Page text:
One year of COVID pandemic: Bangladesh overcoming crisis...

Dhaka, Friday   23 April 2021

One year of COVID pandemic: Bangladesh overcoming crisis

 Md. Mamunur Rashid

 Published: 10:57 AM, 8 March 2021   Updated: 12:14 PM, 8 March 2021

Photo: Daily Bangladesh

Photo: Daily Bangladesh

On this day in 2020, the first coronavirus (Covid-19) patient was identified in Bangladesh. The deadly disease gradually spread across the country. The number of patients continues to increase. Thousands of people lost their lives to COVID, many of them were important people of the country – That's how a year went by fighting with the Covid-19.

However, with the successful efforts of Prime Minister Sheikh Hasina’s government, the cursed touch of this catastrophic global pandemic has now come under control.

On March 8 last year, the first three Covid-19 patients were identified in the country. Two of whom were returning from abroad and the other came in contact. Besides making this announcement, IEDCR (Institute of Epidemiology Disease Control and Research) director Dr. Meerjady Sabrina Flora advised everyone to be especially careful and avoid public gatherings 

The government decided to shut down all educational institutions across the country in the first phase from March 16 to March 31 of that year due to the situation arising out of the coronavirus. After that, the closure has been extended in several phases. The last closure was extended till March 29 this year. However, the government has decided to start classes at the university from May 24. Earlier, the residential halls of the university will be opened from May 16.

The first death in Bangladesh by Covid-19 on March 18. From then on, people would not leave the house without necessity. Later, in the first phase, the government declared a general holiday in government and private offices from March 26 to April 4. It was decided to shut down all the garment factories. At the same time, the lockdown started that day. The naval route, railways and aviation routes were periodically shut down.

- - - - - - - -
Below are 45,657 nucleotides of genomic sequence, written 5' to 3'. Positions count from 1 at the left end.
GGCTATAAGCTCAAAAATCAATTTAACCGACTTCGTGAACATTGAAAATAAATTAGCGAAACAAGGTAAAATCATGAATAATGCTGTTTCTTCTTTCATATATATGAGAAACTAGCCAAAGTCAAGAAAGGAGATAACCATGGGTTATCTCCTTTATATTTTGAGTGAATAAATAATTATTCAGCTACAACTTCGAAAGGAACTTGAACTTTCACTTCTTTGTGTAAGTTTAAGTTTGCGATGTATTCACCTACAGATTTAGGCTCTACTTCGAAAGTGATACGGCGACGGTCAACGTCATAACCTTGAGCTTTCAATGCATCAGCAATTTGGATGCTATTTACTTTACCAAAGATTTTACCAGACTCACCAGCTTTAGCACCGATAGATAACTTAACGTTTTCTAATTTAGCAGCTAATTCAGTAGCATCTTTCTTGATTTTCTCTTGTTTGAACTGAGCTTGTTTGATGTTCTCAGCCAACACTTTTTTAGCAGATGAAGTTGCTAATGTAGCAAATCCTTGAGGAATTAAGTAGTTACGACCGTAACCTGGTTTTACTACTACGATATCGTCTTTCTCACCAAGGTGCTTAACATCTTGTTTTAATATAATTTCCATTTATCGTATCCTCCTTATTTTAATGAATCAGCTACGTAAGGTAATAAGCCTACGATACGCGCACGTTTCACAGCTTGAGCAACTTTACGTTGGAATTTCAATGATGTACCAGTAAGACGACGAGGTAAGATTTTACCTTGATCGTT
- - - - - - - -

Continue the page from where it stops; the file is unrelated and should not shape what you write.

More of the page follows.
However, in order to keep the economy afloat, the owners of more than 600 ready-made garment factories started activities on April 26 on a limited scale in the first phase. All garments are later opened in phases. Later, on the occasion of Eid-ul-Fitr, the government decided to open all kinds of shopping malls and markets on a limited scale from May 10.

From May 31, office, bus-launch-train-air traffic, capital market and bank transactions became normal. These are opened in compliance with the hygiene rules to keep the economy afloat. However, after a two-month lockdown to tackle the spread of coronavirus, the government took a new plan to prevent re-infection.

Under the plan, the whole country is divided into red, green and yellow zones. After being divided into these zones, the number of Covid-19 cases and deaths in the country started decreasing. These restrictions are also lifted when the rate of infection gradually decreases. Experts believe that under the leadership of Prime Minister Sheikh Hasina, the virus rate in the country has decreased.

In the last year, 550,330 people have been infected with the coronavirus in the country while 8,462 people died. Of these – 64 died in a single day on June 30 last year, which was the highest in a single day.  

Dr. Anisuzzaman, a national professor, writer, novelist and intellectual, died of Covid-19. Even renowned people like Saadat Husain, former Cabinet Secretary and chairman of the Bangladesh Public Service Commission, lost his life to the virus.